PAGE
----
I've met John Nixon a few times. I don't know him that well, but working in the same market, I've become very familiar with his work at KLSY and KIXI and know that he's an outstanding producer and has been at the stations almost seven years. You don't stay in one place for that long by having an "attitude problem" as Mike Bailey suggests. My best advice to anyone who wants to be truly successful in this business, is to always strive for the best. You'll lose arguments with clients sometimes, but at least you've tried. You've done your best to help your radio station sound great and help your client. To follow Mike Bailey's advice, is inviting mediocrity at best.

Greg MacArthur, Production Director
KNDD-FM, Seattle, WA


My name is J.T. Austin. I'm Creative Services Manager for Dick Broadcasting Company's Greensboro, North Carolina facilities, WKRR/WKZL (Rock 92 & 107.5 The Eagle). There have been many times that we have actually REFUSED commercial buys from clients who want to use popular songs in their spots because of the liability that we would incur from ASCAP and BMI should we be "caught" doing so. However, I'm very curious about some of the "winners" on the latest 1994 Radio Mercury Awards CD sent to us through the Radio Creative Fund. Some of the winners are using song bits in their spots! So what I am asking is this: if this is so blatantly illegal, why isn't ASCAP/BMI more aggressive in pursuing it? And if they are serious about enforcing it, why don't they send a letter/fax to all client stations with the specific rules spelled out?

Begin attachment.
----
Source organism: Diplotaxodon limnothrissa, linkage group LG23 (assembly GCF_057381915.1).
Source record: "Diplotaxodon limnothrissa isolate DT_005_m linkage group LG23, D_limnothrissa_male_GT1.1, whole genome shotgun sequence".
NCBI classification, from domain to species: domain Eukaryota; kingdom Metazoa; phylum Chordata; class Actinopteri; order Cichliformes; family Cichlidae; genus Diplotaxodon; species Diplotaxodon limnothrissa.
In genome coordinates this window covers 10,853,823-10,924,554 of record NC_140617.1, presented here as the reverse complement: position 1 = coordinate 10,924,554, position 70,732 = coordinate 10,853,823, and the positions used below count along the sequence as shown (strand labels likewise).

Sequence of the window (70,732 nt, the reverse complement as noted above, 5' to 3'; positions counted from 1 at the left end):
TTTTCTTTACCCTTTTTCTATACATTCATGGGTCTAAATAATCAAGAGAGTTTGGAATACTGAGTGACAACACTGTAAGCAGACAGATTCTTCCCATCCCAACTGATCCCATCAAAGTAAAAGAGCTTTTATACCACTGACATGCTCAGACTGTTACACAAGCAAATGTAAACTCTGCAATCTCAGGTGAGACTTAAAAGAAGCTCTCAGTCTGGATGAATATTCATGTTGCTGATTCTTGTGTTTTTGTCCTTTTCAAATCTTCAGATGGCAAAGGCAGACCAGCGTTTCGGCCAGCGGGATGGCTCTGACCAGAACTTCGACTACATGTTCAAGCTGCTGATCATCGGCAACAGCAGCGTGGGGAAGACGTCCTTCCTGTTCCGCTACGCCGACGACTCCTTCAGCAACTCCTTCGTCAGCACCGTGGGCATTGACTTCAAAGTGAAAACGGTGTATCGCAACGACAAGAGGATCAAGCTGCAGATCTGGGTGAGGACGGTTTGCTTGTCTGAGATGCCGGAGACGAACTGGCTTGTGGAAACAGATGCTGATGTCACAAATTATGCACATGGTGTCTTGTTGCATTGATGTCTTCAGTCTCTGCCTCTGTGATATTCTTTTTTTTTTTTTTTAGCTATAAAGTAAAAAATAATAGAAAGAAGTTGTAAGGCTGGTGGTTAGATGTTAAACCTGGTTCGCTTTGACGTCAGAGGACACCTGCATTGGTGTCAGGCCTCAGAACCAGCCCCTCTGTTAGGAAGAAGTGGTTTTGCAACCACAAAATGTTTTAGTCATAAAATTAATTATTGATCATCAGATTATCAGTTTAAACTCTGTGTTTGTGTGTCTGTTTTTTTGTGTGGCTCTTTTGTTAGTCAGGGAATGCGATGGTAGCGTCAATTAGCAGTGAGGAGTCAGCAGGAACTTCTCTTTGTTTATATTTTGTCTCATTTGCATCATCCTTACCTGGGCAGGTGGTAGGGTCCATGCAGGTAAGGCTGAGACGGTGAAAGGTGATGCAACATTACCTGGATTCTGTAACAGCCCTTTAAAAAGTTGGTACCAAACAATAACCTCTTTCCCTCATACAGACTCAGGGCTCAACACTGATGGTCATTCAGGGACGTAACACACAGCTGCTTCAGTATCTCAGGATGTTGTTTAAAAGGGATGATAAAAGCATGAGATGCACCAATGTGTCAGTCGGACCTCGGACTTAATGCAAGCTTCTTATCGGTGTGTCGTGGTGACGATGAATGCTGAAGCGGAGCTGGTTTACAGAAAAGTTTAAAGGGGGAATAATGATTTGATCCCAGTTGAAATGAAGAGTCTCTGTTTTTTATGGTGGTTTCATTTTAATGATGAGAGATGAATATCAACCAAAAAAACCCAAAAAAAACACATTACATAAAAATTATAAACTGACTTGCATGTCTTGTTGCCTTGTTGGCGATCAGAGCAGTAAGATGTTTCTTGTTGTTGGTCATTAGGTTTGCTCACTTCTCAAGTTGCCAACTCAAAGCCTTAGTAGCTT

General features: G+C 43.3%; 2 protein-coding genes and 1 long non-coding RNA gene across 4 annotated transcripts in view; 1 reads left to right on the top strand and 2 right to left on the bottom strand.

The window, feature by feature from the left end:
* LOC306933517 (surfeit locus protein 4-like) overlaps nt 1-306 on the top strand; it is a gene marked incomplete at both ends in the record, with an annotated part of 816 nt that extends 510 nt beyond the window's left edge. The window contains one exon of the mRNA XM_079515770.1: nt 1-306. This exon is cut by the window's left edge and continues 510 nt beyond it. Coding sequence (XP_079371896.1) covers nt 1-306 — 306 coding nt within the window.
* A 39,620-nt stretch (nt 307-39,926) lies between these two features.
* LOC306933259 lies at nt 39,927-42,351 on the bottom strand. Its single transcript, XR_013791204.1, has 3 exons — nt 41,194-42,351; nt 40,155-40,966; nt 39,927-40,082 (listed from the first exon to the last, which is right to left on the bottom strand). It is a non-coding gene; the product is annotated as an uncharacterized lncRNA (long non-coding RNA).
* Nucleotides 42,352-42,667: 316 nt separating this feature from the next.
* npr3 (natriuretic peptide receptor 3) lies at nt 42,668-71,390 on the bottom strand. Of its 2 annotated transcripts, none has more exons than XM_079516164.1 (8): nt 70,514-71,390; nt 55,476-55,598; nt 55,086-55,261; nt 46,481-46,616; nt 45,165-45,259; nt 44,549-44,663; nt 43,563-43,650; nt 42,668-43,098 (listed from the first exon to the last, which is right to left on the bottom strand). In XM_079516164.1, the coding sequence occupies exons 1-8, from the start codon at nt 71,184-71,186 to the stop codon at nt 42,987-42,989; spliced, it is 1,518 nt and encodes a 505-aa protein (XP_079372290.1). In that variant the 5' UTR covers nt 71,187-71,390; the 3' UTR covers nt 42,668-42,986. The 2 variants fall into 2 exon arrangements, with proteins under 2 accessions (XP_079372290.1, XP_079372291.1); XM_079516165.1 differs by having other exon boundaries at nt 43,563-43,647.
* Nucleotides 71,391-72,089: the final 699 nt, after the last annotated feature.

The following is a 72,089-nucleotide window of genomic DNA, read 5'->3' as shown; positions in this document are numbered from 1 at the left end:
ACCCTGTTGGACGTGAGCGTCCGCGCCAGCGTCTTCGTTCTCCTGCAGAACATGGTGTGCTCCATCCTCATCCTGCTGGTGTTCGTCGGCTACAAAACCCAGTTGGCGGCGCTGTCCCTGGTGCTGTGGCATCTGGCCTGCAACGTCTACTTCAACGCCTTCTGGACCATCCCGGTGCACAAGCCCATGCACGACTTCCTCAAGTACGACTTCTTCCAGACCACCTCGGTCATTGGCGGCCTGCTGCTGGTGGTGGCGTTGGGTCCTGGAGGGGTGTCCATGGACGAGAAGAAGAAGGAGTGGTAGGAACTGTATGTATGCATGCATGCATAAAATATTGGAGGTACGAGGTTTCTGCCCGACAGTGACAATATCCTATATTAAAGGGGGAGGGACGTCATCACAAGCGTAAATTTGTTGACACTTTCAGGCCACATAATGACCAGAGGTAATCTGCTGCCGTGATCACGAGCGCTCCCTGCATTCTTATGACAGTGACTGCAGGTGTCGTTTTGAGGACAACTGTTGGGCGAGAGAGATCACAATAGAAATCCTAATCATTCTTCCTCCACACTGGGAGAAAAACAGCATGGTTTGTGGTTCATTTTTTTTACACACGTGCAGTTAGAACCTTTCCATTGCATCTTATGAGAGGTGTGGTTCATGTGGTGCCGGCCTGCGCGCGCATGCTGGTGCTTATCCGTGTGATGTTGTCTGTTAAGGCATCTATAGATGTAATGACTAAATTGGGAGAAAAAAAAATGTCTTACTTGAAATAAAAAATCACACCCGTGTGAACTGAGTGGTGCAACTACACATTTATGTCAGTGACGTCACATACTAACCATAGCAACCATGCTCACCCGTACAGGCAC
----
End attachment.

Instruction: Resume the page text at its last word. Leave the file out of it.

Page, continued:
My frustration festers as I sit here day after day coming up with fresh ideas and approaches to writing commercial copy with these great ideas that form in my mind's eye...or ear. Sometimes I think, "HEY! That would sound great, but damn, I can't use that song to get the idea across because I can't put my company at risk for those tremendous fines." Then I slip this Radio Mercury Awards disc into the player and hear these award-winning spots takin' home the bacon doing exactly what is said that I shouldn't do!! ARRRRGH! What's a Creative Services Director to do?